Whenever a market hasn't corrected an advance for quite a while, either on a daily or weekly basis, and VIX/VXO are low, smart people get nervous. The market is then susceptible to a sharp decline due to technical deterioration, fundamental deteroration, or news, and that's what happened last week on China, Greespan, and US"subprime" mortgage news.
I wish I had paid greater attention to "sentiment divergence" which I have written about before. Both the 2CS of bearish sentinment and the one day sentiment oscillator became somewhat bearish between February 5 and February 23. It's always a tough call whether the divergence implies a near term decline is looming or it just represents persistently wrong-headed bearishness. But I have put up a new phrase on my monitor's frame along side Gilda Radner's "It's always something." The new one reads: "Sentiment divergence happens!"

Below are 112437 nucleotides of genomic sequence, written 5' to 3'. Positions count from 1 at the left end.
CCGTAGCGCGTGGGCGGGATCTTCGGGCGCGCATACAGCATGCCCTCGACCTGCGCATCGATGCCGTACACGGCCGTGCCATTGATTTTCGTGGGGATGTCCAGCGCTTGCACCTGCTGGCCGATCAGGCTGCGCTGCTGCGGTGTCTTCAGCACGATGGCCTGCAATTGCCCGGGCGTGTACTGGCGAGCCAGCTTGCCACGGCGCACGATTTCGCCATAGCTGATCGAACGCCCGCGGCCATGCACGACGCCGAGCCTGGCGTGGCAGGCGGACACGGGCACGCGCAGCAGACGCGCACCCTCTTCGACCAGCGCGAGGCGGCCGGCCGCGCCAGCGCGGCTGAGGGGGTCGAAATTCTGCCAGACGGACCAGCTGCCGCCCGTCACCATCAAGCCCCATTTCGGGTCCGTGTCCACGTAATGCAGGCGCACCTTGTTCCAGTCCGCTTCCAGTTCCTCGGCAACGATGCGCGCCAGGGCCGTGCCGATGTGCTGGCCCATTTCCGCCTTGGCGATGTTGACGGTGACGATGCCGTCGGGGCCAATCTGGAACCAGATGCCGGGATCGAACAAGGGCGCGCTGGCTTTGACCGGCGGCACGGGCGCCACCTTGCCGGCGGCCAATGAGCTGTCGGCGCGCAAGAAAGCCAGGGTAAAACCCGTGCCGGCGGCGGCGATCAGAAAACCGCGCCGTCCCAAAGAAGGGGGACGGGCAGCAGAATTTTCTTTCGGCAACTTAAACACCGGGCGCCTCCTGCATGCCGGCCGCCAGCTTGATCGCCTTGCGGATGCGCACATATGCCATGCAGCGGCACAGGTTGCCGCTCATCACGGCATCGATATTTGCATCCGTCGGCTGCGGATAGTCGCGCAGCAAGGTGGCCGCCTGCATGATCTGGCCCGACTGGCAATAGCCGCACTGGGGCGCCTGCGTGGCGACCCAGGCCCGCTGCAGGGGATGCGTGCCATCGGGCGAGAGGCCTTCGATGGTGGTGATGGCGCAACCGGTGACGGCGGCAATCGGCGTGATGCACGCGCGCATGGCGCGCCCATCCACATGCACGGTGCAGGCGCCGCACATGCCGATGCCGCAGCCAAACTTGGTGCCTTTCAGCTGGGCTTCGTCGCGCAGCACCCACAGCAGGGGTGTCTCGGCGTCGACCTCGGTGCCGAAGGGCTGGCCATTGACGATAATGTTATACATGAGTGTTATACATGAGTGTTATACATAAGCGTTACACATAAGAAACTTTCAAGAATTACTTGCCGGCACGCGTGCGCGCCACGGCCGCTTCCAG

Most US domestic stock mutual funds were down 4-5% and US mutuals holding non US stocks were down 5-7%. My total low volatility portfolio was down just 0.93%, so the program is working. I hasten to add that the low volatility approach of necessity also reduces gains in rising markets.
The week ended with the 2CS over 108 and with the one day sentiment oscillator having put in two days with readings under 4! These indications mean we should have a decent rally this week. After such a startling decline it is almost routine to retest the lows since the bears have more money and confidence and wish to press their luck further. Also some bulls who missed the exit signs will look to get out.
Technical indicators I follow remain bullish, so I feel we will see new market highs in six weeks or maybe far less time. Increased market volatility works both ways. I remember when people were predicting an imminent crash in 1996 to end the bull market as volatility rose above VIX 15. Primary tops of long bull markets do not end with VIX under 10, but minor or secondary tops may.